The Mad Russian of Texas Creek

This post was written by jd on September 20, 2016
Posted Under: History of Nevada County
Source Nevada Irrigation District

Source Nevada Irrigation District

One of the most colorful characters in Nevada Irrigation District’s history is the legendary “Mad Russian” of Texas Creek.  The solitary but likeable emigrant loved his vodka and garlic, talked to the animals and even kept a pet skunk during 13 years as a ditch tender at the isolated mountain station.

Born in Russia, Walter Proscurin found his way to the Gold Country and held a few odd jobs before he hired on with NID in the early 1950s. He worked summers in the mountains repairing canals and flumes.

Walter’s unusual life in the high country was traced through interviews with NID retirees Jason Davis, Frank “Snowshoe Fritz” Plautz, Lee Droivold and Kent Pascoe.

A year around employee was needed at Texas Creek, four miles southwest of Bowman Reservoir, and it was at the onset of the record setting winter of 1952 when Walter began his career as a high country ditch tender.

“I remembered him calling for help because there was so much snow pushing against his house. He thought the snow would push it into the creek,” said Davis.  Davis used to pack supplies into NID’s remote mountain stations.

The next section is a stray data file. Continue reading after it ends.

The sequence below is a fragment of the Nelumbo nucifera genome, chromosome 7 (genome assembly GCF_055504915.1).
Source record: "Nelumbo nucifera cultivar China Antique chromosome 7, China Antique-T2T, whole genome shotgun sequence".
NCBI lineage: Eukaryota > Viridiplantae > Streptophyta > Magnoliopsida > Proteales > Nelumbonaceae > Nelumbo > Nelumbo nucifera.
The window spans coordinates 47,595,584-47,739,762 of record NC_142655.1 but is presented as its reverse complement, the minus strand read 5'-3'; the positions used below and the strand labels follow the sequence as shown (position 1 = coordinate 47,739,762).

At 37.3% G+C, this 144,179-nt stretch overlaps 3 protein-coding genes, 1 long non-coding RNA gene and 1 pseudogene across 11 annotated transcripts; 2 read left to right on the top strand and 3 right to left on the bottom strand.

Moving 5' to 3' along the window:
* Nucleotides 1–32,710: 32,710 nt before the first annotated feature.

Asked what he remembered most about the Russian, DAvis lauged, ” He used to take garlic with his vodka.  You couldn’t get within six miles of him”


“He ate garlic like we eat bread,” added Plautz, who retired after 22 years as NID’s Bowman lake tender. “He was serious.  He wasn’t much for joking. But he was a good-hearted guy. He always wanted to do something for your”

Frank’s wife Ramona, said Walter was very eccentric and may have gained his nickname of the Mad Russian because of the way he would wave a rifle and chase hunters out of the Texas Creek area.

Walter lived alone in a stone and wood cabin on the bank of the Bowman-Spaulding Canal near its crossing at Texas Creek. A foundation is all that remains of the cabin today.

The stout naturalized U.S. citizen, stood about 5′ 10″ and weighed 220 ponds, was responsible for keeping the water flowing through several miles of canals and old wooden flumes from Windy Point to the Clear Creek Tunnel.

Pascoe said the Russian was a big hit during his ventures into Nevad City. “He used to throw himself birthday parties at a Nevada City bar. One year, he must have spent $500 to $700 buying everyone drinks.

He loved animals and he would feed the coyotes. He had a bear coming up there for a few years. He always kept a salt lick for the deer.. He fed the birds and kept a pet skunk und the house.

The 63 year old Russian died on March 24, 1968. The cause of death was listed as heart problems and pneumonia and died alone. He is buried in the Pine Grove Cemetery in Nevada City.

Source: NID Waterways, Summer 2016

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